This year's Thanksgiving celebration will take place as millions of children face starvation in the Horn of Africa and in developing nations around the world. And I am wondering if we will be as generous as the Wampanoags.
On November 3rd, the U.S. Agency for International Development (USAID) celebrated its 50th anniversary. It was a somewhat quiet celebration, and too few Americans were given a chance to learn about the tens of millions of lives saved.
Worldwide, a woman dies from an uncontrollable postpartum hemorrhage every four minutes, totaling 140,000 deaths per year. There is a medical device called a balloon tamponade that can help save a mother from excessive blood loss.
I hate to see our Congress turning away from the rest of the world. That's not who we are as a people, and as a nation. Our values give hope to women and men struggling against poverty, discrimination and oppression everywhere
Palestinian educational ministry sources estimated that as many as 65 percent of all Palestinian children enter first grade without having been exposed to any preschool learning. Perhaps this is why educators embraced the USAID-funded educational programs.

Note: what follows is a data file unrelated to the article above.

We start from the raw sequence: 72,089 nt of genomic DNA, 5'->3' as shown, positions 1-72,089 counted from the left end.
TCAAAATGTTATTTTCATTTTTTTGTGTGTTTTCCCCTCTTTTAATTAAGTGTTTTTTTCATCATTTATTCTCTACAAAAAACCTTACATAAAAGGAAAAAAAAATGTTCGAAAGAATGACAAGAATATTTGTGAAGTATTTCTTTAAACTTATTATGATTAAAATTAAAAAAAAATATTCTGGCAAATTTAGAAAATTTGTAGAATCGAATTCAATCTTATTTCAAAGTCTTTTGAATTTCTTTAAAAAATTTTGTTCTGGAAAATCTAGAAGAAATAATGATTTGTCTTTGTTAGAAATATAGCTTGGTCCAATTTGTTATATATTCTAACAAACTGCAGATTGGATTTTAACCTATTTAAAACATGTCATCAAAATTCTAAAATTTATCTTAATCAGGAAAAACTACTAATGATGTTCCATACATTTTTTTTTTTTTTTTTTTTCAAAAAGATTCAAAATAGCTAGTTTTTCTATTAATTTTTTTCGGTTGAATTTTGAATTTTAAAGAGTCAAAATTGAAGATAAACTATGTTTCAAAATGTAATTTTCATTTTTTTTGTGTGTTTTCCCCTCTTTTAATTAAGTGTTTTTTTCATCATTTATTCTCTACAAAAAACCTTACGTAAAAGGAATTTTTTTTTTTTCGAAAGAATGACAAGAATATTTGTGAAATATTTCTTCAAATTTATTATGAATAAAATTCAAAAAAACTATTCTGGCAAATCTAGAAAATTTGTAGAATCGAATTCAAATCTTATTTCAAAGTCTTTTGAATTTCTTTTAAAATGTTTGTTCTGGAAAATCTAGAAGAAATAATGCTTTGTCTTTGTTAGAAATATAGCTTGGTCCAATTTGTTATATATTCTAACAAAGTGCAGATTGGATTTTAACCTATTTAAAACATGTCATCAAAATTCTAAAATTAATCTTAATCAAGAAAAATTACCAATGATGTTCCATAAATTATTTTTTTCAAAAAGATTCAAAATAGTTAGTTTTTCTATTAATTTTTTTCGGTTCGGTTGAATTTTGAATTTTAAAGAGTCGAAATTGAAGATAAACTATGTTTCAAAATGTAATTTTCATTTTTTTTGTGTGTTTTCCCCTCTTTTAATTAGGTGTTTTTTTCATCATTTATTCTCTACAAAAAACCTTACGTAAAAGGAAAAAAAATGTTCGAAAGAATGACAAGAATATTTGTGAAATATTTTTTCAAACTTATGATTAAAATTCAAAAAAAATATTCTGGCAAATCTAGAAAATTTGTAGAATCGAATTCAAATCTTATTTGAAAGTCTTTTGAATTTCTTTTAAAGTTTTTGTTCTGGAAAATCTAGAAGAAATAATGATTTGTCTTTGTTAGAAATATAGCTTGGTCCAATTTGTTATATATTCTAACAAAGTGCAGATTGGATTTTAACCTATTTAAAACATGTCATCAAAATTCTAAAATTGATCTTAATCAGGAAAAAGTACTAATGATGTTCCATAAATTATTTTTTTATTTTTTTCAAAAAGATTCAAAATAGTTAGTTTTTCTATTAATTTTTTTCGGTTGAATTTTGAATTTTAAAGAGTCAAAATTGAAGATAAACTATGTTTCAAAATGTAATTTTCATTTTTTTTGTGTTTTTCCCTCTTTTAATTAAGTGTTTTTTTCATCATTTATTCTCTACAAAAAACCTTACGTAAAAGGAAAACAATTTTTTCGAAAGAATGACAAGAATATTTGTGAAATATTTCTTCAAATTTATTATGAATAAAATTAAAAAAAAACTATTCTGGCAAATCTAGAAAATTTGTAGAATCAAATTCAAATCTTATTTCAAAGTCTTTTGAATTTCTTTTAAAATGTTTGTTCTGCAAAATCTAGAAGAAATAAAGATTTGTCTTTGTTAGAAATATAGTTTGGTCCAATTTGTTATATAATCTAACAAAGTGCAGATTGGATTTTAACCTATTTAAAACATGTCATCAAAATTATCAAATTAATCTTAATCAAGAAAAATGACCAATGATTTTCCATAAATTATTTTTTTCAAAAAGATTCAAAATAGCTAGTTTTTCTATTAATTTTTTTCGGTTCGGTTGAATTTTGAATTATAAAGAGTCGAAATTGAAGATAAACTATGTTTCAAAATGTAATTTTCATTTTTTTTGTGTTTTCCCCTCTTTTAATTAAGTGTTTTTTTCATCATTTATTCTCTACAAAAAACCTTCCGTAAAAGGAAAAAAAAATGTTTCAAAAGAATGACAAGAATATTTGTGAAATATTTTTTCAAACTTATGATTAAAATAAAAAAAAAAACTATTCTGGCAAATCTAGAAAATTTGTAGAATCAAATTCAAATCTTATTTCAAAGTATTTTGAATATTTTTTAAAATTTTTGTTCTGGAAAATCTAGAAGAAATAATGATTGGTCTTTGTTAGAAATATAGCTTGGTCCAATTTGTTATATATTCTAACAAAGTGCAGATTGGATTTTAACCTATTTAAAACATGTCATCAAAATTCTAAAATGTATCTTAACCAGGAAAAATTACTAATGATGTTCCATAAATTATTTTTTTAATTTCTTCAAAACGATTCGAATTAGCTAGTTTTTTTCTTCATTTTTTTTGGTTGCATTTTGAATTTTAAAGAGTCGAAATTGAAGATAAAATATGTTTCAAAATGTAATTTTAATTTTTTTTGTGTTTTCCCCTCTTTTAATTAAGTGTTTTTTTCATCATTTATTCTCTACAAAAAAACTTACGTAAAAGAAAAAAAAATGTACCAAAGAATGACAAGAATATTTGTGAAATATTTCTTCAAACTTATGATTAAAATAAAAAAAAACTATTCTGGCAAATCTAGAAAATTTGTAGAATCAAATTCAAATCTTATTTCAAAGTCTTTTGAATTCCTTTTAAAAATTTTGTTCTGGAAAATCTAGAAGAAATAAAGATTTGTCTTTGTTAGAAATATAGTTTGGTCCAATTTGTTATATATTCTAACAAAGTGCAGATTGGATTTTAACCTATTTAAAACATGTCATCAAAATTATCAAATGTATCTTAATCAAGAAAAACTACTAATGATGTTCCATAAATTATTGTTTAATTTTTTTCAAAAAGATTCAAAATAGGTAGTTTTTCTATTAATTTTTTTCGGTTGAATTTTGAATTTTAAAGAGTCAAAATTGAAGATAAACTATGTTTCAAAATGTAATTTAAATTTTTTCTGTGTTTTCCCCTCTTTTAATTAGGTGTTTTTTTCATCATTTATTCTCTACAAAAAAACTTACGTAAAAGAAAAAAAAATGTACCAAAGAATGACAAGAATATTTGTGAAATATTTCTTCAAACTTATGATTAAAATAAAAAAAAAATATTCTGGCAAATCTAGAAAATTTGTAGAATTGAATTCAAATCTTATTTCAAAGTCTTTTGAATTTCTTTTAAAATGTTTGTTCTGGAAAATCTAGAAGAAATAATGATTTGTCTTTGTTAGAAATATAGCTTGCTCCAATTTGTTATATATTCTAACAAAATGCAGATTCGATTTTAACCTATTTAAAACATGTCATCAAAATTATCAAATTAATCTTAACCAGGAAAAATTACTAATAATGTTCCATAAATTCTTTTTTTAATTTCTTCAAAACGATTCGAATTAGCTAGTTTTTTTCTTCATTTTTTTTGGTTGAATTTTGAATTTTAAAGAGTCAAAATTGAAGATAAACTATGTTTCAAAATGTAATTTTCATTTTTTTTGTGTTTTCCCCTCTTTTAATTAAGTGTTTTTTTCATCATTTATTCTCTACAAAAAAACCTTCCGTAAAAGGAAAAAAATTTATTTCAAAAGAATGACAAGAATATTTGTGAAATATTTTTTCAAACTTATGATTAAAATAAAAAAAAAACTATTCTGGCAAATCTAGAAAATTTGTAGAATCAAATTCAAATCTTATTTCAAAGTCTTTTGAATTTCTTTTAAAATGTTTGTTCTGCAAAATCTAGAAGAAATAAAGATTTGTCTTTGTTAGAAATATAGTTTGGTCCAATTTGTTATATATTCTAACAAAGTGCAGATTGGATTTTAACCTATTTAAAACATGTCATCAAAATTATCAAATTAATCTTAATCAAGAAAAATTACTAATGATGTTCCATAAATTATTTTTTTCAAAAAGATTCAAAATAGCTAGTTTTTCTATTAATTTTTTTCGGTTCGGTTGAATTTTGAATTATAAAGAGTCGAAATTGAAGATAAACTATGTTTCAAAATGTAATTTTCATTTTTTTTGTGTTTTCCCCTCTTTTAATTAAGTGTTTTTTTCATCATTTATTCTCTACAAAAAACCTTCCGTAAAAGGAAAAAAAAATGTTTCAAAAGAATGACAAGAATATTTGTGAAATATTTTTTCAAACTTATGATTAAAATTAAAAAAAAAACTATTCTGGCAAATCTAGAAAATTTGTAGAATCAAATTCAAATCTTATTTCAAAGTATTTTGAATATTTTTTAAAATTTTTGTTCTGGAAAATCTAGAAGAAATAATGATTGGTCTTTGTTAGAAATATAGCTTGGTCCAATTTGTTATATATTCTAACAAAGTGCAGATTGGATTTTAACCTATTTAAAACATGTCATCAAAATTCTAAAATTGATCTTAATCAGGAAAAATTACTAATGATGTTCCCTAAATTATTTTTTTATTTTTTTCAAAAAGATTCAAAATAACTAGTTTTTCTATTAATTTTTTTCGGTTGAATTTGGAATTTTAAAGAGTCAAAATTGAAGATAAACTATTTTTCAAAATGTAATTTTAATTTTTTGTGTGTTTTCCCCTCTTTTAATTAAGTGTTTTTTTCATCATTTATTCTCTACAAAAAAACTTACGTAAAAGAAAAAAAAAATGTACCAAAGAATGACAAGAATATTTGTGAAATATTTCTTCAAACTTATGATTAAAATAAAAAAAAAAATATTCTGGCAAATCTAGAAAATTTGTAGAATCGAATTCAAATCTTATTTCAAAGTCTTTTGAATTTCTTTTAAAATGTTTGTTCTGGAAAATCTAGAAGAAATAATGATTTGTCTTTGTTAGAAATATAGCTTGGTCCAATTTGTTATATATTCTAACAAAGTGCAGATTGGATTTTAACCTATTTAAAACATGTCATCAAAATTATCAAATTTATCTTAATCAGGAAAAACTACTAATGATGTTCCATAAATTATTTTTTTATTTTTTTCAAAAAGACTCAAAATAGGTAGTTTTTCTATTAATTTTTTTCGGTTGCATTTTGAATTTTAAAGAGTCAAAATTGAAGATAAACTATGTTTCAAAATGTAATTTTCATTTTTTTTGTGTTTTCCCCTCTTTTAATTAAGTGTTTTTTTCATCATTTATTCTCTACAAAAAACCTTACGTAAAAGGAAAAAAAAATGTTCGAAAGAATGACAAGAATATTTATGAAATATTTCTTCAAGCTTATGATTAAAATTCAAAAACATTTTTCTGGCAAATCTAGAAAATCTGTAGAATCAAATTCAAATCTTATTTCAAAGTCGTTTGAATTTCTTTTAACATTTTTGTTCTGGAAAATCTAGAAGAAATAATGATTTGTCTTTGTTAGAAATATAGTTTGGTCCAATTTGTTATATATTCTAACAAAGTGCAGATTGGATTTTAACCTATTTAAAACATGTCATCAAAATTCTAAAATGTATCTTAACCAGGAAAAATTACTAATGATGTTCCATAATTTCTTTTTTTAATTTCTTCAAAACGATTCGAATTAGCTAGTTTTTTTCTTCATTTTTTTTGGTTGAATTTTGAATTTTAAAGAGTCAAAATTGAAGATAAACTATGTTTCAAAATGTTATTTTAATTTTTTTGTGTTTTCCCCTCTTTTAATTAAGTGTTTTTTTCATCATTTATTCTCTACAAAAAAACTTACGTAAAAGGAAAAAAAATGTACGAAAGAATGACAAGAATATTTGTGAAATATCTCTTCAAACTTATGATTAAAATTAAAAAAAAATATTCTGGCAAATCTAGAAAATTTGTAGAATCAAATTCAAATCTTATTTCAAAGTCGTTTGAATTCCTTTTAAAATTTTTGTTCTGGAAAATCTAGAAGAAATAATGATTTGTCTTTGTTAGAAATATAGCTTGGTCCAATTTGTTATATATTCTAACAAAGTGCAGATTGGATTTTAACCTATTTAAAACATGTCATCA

We are wasting a fortune on wars when a small fraction of that would and should enhance our national security by helping poor and unstable countries to control disease, boost food production, and protect the natural environment.
The current drought and famine is worse than the one in 1985 -- some say it is the worst in 60 years and affects more than 12 million people, most of them women and children -- but seems to be attracting a fraction of the world's attention.
When people are healthy, they can be productive. They work, earn an income, and buy products -- they build their economy. It's simple and logical, but to grow economies, the basic building block of health is necessary.
This weekend I was in New York for a State Department Panel entitled, "Youth Driving Change: Global Youth and Civic Engagement." The event itself was just as amazing as the story behind it -- one that is still developing.
The world needs more than money to solve our global health challenges. Rolling up one's sleeves to help figure out the solution is a commitment in itself -- one that is often invisible when financial commitments are made.
FWD stands for the three major crises that have led to this perfect storm of devastation in the Horn of Africa. It also stands for our call to action -- that people get engaged and forward this information on.